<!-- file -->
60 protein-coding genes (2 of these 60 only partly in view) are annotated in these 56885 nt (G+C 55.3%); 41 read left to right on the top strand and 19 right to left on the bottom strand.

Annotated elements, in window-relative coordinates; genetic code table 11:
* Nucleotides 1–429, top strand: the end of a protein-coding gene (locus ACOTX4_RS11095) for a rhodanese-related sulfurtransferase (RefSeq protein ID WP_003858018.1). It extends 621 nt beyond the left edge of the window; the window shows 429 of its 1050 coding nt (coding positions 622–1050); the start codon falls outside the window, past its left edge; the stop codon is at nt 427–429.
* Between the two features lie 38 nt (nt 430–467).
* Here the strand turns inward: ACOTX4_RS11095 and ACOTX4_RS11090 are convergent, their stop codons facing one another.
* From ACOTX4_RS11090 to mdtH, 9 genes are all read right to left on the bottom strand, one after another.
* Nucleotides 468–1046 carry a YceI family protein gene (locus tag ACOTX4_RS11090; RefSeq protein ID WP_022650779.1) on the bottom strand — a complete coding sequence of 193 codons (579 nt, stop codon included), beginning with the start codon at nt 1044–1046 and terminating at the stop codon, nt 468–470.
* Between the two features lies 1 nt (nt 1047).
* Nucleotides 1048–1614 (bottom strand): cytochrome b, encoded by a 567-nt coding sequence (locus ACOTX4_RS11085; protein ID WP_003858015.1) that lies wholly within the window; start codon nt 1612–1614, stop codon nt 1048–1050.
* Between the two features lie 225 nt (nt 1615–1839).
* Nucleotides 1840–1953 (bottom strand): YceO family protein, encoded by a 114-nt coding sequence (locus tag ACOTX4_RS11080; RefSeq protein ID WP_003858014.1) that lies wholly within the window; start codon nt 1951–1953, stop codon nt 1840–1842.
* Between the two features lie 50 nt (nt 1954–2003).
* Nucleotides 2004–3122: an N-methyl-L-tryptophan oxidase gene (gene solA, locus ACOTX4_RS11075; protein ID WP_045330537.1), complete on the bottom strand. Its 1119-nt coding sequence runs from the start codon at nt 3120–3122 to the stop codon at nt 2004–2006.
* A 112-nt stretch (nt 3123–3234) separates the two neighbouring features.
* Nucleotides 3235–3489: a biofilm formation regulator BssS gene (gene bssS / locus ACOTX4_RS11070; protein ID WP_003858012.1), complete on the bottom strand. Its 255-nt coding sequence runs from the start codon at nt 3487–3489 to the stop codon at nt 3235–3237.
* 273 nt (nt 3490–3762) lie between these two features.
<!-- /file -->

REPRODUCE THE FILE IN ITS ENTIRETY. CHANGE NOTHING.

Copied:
60 protein-coding genes (2 of these 60 only partly in view) are annotated in these 56885 nt (G+C 55.3%); 41 read left to right on the top strand and 19 right to left on the bottom strand.

Annotated elements, in window-relative coordinates; genetic code table 11:
* Nucleotides 1–429, top strand: the end of a protein-coding gene (locus ACOTX4_RS11095) for a rhodanese-related sulfurtransferase (RefSeq protein ID WP_003858018.1). It extends 621 nt beyond the left edge of the window; the window shows 429 of its 1050 coding nt (coding positions 622–1050); the start codon falls outside the window, past its left edge; the stop codon is at nt 427–429.
* Between the two features lie 38 nt (nt 430–467).
* Here the strand turns inward: ACOTX4_RS11095 and ACOTX4_RS11090 are convergent, their stop codons facing one another.
* From ACOTX4_RS11090 to mdtH, 9 genes are all read right to left on the bottom strand, one after another.
* Nucleotides 468–1046 carry a YceI family protein gene (locus tag ACOTX4_RS11090; RefSeq protein ID WP_022650779.1) on the bottom strand — a complete coding sequence of 193 codons (579 nt, stop codon included), beginning with the start codon at nt 1044–1046 and terminating at the stop codon, nt 468–470.
* Between the two features lies 1 nt (nt 1047).
* Nucleotides 1048–1614 (bottom strand): cytochrome b, encoded by a 567-nt coding sequence (locus ACOTX4_RS11085; protein ID WP_003858015.1) that lies wholly within the window; start codon nt 1612–1614, stop codon nt 1048–1050.
* Between the two features lie 225 nt (nt 1615–1839).
* Nucleotides 1840–1953 (bottom strand): YceO family protein, encoded by a 114-nt coding sequence (locus tag ACOTX4_RS11080; RefSeq protein ID WP_003858014.1) that lies wholly within the window; start codon nt 1951–1953, stop codon nt 1840–1842.
* Between the two features lie 50 nt (nt 1954–2003).
* Nucleotides 2004–3122: an N-methyl-L-tryptophan oxidase gene (gene solA, locus ACOTX4_RS11075; protein ID WP_045330537.1), complete on the bottom strand. Its 1119-nt coding sequence runs from the start codon at nt 3120–3122 to the stop codon at nt 2004–2006.
* A 112-nt stretch (nt 3123–3234) separates the two neighbouring features.
* Nucleotides 3235–3489: a biofilm formation regulator BssS gene (gene bssS / locus ACOTX4_RS11070; protein ID WP_003858012.1), complete on the bottom strand. Its 255-nt coding sequence runs from the start codon at nt 3487–3489 to the stop codon at nt 3235–3237.
* 273 nt (nt 3490–3762) lie between these two features.